Secondary effects of CP

Being born with cerebral palsy meant that I would always have to deal with a wide-ranging variety of secondary conditions as part of the condition. These very much depend on the extent of the impairment and which part of the brain is damaged. I deal with some, but not all these conditions.

Secondary examples are outlined below:

  • Deformed bones and joints;
  • Sleeping issues;
  • Bladder and bowel control problems;
  • ADHD or ADD;
  • Issues with digestion;
  • Low bone density;
  • Seizures and epilepsy;
  • Heightened or reduced sensitivity of smell, sound and touch;
  • Respiratory issues;
  • Difficulty feeding and swallowing;
  • Poor nutrition absorption.

All secondary conditions resulting from the initial damage can change as we age, and that can make what we deal with harder. It is the secondary conditions that interfere with our ability to cope with our disability.

31 May, 2016

2 thoughts on “Secondary effects of CP

  1. I think people generally don’t associate Cerebral Palsy with secondary or associated effects such as the ones you describe.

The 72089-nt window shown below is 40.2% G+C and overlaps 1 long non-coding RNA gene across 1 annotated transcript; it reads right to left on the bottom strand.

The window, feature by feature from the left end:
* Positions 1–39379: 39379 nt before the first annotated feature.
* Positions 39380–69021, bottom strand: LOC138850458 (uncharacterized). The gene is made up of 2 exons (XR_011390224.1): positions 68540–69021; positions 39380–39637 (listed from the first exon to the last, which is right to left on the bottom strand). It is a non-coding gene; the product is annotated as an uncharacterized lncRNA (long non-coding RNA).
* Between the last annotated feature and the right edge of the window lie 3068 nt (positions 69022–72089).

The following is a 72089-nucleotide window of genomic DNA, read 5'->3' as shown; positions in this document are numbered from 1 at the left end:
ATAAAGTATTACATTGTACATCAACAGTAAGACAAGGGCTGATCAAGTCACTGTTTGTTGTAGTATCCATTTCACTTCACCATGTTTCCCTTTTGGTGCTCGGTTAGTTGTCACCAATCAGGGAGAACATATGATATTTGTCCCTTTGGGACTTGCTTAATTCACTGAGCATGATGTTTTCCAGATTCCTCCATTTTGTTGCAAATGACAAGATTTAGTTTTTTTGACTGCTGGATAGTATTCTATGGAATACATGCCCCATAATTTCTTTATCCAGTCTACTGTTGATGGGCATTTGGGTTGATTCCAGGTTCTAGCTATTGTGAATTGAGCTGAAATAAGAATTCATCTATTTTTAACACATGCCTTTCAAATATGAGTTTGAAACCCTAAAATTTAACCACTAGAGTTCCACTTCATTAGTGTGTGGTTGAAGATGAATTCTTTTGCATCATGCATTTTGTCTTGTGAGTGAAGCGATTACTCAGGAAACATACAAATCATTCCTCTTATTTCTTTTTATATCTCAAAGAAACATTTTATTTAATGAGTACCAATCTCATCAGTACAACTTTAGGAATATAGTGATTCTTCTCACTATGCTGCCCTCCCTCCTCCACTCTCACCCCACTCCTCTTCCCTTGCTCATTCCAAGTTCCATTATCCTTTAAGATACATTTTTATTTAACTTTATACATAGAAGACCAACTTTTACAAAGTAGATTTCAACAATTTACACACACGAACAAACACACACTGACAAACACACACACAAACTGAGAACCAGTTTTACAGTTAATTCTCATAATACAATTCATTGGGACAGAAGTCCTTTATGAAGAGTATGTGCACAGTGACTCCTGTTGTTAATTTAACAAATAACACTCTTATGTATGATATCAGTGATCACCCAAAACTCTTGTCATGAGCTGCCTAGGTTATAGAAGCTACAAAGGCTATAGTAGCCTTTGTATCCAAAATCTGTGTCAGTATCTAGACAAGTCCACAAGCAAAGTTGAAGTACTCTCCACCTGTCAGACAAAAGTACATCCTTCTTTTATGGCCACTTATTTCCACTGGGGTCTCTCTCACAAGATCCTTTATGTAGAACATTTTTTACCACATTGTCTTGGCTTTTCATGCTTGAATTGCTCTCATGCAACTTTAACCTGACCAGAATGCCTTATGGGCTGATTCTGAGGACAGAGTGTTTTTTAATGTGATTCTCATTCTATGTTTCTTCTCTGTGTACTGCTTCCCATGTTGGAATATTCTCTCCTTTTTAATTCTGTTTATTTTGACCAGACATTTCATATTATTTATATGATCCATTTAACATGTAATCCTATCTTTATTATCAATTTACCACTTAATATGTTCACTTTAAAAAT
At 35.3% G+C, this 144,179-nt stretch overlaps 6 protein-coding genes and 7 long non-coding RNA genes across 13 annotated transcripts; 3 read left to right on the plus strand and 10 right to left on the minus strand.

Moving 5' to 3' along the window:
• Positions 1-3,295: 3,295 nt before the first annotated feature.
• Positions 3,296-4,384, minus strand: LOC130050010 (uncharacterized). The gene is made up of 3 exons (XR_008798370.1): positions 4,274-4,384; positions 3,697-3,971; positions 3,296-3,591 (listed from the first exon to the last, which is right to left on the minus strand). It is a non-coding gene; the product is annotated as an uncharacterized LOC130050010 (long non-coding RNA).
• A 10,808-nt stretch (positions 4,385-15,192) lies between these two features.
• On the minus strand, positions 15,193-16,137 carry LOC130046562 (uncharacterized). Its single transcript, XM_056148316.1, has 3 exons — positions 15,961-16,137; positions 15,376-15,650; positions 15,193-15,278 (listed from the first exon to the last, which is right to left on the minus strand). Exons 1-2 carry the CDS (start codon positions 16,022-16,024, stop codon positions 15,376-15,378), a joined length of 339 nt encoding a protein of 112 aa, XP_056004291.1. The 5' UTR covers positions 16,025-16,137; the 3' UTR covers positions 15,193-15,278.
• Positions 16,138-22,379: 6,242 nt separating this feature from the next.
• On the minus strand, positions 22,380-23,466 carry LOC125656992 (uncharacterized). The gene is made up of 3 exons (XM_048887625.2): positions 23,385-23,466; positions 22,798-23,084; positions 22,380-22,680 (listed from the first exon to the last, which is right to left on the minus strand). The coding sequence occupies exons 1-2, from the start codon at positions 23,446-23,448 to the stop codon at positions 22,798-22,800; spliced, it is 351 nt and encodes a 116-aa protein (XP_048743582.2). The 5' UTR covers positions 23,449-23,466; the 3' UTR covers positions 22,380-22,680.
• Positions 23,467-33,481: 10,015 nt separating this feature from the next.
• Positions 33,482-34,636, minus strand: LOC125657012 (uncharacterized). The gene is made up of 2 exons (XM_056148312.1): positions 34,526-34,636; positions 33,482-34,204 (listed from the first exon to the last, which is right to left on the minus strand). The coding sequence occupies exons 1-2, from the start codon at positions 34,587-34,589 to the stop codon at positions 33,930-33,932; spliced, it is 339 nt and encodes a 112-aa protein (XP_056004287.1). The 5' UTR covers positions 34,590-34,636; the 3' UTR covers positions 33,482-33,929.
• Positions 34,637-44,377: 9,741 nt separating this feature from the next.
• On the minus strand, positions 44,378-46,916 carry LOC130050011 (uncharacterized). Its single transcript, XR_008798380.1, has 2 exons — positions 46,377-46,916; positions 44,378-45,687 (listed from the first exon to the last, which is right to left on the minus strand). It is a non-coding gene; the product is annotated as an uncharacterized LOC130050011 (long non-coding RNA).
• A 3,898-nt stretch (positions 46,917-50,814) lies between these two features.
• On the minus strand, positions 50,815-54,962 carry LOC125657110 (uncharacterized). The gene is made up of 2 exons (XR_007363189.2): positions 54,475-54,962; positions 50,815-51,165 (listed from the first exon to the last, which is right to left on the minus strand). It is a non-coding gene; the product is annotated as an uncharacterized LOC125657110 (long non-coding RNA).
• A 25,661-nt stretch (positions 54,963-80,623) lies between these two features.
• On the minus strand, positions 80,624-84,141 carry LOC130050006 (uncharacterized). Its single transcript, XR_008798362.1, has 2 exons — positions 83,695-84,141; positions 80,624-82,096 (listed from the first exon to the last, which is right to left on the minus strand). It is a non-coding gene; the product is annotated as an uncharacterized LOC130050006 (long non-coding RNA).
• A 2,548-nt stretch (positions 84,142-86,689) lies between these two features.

People just see the disability and that must make it even harder. It would be nice if everyone understand how wide the disability impacts on your life.

    All you can do is to keep as well as possible, look after yourself and do things at your pace and hopefully this will minimise the impact of these on your daily life.

    1. I think you’ve just highlighted a massive problem and I couldn’t agree more. Unfortunately there is a lot of ignorance and a lack of understanding around disability, in the community, in society and in families.

      For those of us dealing with a disability, (whether it’s mild or moderate) we need to have that understanding. For those who struggle with their disability, they not only need understanding, but also need support to be able to live their lives.

      I think and believe that if there was more understanding around disability there would be less misunderstandings and judgment on disability and what people think we should be able to do. There also needs to be more tolerance.

      I hope this particular blog has highlighted the inner workings on disability and how things are not always what they seem. More empathy and compassion wouldn’t go amiss.

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